Blind Spot Series: Laura (1944)


When advertising executive Laura Hunt (Gene Tierney) is murdered shortly before her wedding day, police detective Mark McPherson (Dana Andrews) must figure out who’s responsible. Among the suspects are her fiance, Shelby Carpenter (Vincent Price), a man with a shady past and possibly a shady present as well; her aunt, Ann Treadwell (Judith Anderson), whose house Carpenter frequents; and columnist Waldo Lydecker (Clifton Webb), who acted as a sort of Pygmalion to Laura and was fiercely possessive. He had no shortage of potential rivals. “Wherever we went, she stood out,” he tells McPherson. “Men admired her. Women envied her.” As McPherson delves into her life, interviewing the people who knew her and sifting through the items in her apartment, even he, despite his cynicism, finds himself falling for her.

Laura, directed by Otto Preminger, is considered one of the quintessential examples of film noir, but I have to admit that I was a bit underwhelmed by it. High expectations may be to blame, or maybe it was the fact that I’d seen other movies — later movies, generally — with similar themes and plot elements, so it didn’t seem as fresh as it must have upon its release in 1944. It’s a solid, well-made, entertaining film, one that I enjoyed watching; it just felt too much like noir by the numbers, at least much of the time, to live up to the hype.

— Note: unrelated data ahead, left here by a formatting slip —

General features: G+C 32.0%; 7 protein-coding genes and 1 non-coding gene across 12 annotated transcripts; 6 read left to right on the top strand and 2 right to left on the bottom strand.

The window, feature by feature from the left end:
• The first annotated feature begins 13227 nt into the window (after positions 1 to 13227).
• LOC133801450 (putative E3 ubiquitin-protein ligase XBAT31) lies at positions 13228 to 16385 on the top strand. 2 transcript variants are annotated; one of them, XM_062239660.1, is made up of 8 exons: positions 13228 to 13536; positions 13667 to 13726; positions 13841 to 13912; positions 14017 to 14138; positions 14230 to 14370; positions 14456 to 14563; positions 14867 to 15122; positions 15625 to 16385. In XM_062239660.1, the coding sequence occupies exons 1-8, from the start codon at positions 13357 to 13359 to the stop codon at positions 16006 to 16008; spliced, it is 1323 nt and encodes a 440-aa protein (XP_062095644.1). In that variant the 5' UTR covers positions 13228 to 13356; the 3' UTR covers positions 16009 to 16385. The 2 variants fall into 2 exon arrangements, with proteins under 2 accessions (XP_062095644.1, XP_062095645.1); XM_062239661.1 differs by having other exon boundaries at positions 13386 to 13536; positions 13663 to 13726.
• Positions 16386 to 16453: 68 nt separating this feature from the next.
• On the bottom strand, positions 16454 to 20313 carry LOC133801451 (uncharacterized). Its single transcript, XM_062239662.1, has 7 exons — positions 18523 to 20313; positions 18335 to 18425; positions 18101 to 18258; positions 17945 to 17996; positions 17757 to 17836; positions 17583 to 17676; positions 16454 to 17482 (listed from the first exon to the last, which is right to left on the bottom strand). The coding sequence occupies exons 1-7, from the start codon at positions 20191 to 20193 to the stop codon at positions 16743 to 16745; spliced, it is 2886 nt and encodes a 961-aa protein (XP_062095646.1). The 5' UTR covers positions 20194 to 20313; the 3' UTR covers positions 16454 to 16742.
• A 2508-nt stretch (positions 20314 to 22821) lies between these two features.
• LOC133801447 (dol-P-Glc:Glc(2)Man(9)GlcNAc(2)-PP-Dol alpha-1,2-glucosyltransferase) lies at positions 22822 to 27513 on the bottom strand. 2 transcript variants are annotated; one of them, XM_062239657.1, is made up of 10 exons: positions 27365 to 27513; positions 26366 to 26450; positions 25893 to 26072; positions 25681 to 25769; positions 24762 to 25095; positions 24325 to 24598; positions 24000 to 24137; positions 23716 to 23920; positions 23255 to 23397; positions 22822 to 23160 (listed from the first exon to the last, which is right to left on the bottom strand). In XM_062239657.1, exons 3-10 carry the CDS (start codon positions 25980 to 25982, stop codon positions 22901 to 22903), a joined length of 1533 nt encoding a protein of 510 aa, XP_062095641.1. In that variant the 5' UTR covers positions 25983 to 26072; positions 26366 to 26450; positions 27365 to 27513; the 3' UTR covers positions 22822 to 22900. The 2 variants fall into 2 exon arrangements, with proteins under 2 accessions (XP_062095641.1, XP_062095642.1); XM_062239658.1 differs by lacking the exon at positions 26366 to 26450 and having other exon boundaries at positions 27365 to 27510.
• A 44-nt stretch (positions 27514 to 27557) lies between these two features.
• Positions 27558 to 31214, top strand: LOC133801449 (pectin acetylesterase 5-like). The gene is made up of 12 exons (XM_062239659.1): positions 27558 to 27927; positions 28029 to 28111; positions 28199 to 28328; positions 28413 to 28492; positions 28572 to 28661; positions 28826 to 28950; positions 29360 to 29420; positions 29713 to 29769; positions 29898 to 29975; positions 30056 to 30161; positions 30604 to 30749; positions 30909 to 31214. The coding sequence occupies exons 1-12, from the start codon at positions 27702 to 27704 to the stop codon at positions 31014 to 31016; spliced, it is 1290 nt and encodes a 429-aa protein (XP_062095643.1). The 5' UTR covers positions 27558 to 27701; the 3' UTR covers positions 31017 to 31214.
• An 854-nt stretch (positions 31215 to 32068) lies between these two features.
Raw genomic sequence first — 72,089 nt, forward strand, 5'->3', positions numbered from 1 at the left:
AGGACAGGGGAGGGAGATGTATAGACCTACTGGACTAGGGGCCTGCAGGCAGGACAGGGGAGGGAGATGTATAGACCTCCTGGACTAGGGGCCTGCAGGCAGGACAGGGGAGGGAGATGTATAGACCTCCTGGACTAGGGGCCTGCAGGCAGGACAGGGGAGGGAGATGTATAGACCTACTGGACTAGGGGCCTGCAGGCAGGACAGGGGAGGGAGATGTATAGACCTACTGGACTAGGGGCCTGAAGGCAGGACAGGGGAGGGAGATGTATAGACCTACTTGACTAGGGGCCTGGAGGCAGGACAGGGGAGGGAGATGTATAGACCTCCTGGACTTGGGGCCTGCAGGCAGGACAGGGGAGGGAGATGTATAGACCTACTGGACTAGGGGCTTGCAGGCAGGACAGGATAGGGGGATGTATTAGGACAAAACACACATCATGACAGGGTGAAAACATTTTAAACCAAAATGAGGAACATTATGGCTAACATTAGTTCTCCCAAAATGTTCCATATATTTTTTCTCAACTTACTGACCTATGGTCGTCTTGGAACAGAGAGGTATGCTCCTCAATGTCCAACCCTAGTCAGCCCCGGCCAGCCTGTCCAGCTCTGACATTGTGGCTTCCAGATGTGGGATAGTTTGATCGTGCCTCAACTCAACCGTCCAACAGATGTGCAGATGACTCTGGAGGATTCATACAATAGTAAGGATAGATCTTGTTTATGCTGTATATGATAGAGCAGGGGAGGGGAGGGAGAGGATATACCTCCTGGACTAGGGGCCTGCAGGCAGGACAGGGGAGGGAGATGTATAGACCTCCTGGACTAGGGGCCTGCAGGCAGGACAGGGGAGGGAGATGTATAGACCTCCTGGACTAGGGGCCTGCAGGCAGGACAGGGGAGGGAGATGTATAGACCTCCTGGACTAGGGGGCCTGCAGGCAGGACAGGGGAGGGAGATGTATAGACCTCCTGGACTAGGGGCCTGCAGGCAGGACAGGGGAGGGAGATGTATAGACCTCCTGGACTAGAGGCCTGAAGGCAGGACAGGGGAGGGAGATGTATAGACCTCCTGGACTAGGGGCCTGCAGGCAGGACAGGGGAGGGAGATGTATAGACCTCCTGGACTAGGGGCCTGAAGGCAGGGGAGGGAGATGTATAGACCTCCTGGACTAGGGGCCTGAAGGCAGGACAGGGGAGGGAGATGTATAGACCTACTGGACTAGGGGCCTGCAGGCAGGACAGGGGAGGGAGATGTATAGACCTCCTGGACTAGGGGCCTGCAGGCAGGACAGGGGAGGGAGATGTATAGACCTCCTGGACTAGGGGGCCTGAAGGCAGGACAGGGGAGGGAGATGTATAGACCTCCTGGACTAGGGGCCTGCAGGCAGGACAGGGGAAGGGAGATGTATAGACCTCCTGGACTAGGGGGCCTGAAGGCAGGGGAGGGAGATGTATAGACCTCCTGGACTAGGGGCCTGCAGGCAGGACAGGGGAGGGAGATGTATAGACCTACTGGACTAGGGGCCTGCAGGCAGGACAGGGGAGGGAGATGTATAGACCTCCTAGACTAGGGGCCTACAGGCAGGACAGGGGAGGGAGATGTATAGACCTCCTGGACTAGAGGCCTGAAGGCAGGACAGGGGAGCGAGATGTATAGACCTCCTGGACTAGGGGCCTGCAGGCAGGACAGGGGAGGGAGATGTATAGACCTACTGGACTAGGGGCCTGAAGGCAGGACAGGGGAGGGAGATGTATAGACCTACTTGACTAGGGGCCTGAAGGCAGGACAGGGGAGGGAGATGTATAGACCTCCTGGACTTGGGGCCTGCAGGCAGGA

If anything distinguished Laura from run-of-the-mill film noir for me, it was the character of Waldo Lydecker. At first, he reminded me of All About Eve‘s theatre critic Addison DeWitt: snobby, vain, witty, contemptuous. (“I don’t use a pen. I write with a goose quill dipped in venom,” he says to Laura in a flashback.) But unlike Addison, who never seems in danger of losing control, Lydecker has an Achilles’ heel in the form of Laura herself. According to him, she considered him a paragon of both cleverness and kindness, and he tried to be the man she thought he was. When McPherson asks if he had any luck in this endeavor, he replies, “Let me put it this way: I should be sincerely sorry to see my neighbors’ children devoured by wolves.” Still, it’s evident that Laura was capable of drawing out his tenderer feelings, otherwise carefully concealed under a shell of misanthropy. Unfortunately for her, it’s also evident that he wanted to control her, to keep her all for himself as his perfect woman — picking out her hairstyles and clothing, sabotaging her romances with other men.